Lumbar Disc Injury Macleod

Spine Disc Injury MacleodThe lumbar spine is comprised of 5 vertebrae. In between each of these bones lies a disc. The disc is a shock absorbing structure comprised of an outer annulus section and an inner nucleus portion. The annulus consists of several layers of multi-directional, fibrocartilaginous fibres, densely packed into rings to create a wall around the nucleus. The nucleus is a jelly-like substance that moves within the annulus, adjusting to the pressures placed on your spine.

Due to the structure of the spine and the way we move, as well as the postures we adopt, lumbar disc injury is a common condition. Injury to the disc will fall into one of the three following categories of increasing severity.

Annular Strain
The back portion of the annulus becomes inflamed due to sustained or repetitive bending of the lower back. It can also occur as the result of a sudden movement or unexpected force applied to the lower back, such as catching a falling object.

Disc Bulge / Protrusion
This tends to occur gradually, over a period of time, although onset of symptoms may be quite sudden. With this injury, as a result of repetitive stress on the back of the annulus, it becomes stretched and begins to bulge, generally backwards towards the nerves and spinal cord. This is commonly referred to as a ‘slipped disc’.

Disc Herniation
This generally occurs in a chronically bulged disc, where the layers of the annulus rupture and the jelly like nucleus can leak out into the space surrounding the spinal cord and nerves.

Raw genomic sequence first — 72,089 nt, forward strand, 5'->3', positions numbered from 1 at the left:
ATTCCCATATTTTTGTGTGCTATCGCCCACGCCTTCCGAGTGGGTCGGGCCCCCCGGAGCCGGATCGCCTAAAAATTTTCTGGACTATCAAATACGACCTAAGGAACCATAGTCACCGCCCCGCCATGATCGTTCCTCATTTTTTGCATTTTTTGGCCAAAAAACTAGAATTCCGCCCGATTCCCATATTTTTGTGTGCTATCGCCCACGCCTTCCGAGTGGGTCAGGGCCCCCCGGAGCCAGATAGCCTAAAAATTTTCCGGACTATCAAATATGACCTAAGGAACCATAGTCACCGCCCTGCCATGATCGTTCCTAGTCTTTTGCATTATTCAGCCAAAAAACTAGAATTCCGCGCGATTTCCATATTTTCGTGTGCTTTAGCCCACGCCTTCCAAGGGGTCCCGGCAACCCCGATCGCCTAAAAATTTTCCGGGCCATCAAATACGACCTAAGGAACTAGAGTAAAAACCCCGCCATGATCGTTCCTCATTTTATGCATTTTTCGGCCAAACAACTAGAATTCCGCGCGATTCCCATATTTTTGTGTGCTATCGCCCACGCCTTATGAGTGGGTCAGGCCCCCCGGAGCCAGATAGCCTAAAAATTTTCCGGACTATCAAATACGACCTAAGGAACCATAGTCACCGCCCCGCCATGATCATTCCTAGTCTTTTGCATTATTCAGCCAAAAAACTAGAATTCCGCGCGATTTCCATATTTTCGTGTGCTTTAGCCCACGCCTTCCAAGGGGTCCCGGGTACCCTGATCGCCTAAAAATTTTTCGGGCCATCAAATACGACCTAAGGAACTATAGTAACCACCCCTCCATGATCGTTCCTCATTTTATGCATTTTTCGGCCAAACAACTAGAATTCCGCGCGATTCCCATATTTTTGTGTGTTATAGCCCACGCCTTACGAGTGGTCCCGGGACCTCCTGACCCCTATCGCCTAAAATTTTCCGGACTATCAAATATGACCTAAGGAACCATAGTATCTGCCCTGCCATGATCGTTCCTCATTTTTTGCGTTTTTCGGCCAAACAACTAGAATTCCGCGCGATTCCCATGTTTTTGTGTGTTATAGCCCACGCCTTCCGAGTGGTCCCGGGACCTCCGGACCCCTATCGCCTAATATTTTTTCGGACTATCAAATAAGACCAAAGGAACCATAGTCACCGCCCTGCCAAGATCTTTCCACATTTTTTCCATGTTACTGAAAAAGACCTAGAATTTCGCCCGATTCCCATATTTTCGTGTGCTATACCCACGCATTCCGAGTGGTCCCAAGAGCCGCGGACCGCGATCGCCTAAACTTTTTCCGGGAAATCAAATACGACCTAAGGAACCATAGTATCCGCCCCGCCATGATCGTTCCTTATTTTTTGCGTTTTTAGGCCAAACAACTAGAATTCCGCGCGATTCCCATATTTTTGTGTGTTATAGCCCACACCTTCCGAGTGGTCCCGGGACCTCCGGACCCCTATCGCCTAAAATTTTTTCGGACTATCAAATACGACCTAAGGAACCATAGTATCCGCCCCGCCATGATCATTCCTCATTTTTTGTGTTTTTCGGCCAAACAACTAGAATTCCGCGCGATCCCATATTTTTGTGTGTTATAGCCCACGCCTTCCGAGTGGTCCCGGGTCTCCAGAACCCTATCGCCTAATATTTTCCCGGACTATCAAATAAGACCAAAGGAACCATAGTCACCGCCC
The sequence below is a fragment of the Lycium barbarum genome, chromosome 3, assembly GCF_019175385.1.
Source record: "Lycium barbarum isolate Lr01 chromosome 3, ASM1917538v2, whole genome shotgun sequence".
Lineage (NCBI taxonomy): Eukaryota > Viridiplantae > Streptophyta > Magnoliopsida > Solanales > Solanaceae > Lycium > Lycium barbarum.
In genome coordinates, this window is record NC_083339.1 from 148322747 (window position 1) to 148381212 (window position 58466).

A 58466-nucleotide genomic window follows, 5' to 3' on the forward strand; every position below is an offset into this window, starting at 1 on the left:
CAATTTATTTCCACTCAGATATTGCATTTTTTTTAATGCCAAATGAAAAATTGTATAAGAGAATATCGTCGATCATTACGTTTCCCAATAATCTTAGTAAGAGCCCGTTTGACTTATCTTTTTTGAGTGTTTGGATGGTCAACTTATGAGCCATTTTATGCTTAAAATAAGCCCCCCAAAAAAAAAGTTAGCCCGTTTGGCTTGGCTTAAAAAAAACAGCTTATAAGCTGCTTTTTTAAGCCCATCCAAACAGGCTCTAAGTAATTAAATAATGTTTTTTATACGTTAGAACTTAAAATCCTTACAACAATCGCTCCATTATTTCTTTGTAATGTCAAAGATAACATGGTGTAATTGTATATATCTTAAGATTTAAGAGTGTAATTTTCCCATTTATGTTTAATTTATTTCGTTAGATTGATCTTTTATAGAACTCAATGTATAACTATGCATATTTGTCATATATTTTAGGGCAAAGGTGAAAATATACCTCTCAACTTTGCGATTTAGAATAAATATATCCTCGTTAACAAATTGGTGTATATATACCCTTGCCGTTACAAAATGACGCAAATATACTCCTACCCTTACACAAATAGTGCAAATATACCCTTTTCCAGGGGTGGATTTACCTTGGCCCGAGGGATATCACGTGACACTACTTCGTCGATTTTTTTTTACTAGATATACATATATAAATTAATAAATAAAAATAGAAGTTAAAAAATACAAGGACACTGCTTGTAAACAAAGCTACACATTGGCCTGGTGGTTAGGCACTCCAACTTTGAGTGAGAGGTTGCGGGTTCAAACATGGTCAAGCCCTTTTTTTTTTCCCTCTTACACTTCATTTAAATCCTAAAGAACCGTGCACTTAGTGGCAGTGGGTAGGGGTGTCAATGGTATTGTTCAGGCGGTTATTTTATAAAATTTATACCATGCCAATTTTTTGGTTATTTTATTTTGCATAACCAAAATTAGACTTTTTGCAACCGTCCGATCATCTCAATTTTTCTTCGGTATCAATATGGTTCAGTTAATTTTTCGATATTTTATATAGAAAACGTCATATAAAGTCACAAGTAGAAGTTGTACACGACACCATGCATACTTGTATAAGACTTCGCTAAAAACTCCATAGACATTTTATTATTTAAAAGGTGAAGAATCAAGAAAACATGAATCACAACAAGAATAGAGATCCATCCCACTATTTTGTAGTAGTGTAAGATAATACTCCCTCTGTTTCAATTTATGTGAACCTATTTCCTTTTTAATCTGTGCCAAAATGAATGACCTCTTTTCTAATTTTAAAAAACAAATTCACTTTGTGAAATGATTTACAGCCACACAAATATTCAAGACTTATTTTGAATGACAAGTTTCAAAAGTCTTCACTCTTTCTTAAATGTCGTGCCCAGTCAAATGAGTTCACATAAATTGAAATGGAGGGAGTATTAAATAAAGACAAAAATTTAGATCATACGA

Symptoms of a Disc Injury

  • Pain generally on one side of the back, often radiating to the top of the buttock
  • Painful restriction of movements of the back, especially forward bending
  • Pain is worse with flexion activity such as bending forward and sitting. Pain is often relieved with maintaining a neutral spine posture or on repeated extension movements.
  • Muscle spasm in the back
  • A disc bulge and disc herniation can cause compression or irritation of the spinal nerves resulting in pain, pins and needles, numbness or weakness in the leg

The disc is usually irritated by flexion activity such as sitting and bending forward. Limiting time spent in these positions is crucial to allowing the disc to settle. Heat and analgesia can be quite useful in settling muscle spasm and inflammation of the disc and surrounding nerves.

Physiotherapy will involve gentle techniques to decrease muscle spasm and restore normal spinal movement. Taping the back can be extremely useful in offloading the disc and settling muscle spasm. You may be prescribed extension exercises to assist the healing process. It is important to identify factors contributing to the injury, such as postural issues or muscle weakness and imbalance. It is essential to attempt to prevent a re-occurrence of the injury in order to stop the progression of the disc thru the three stages of injury.

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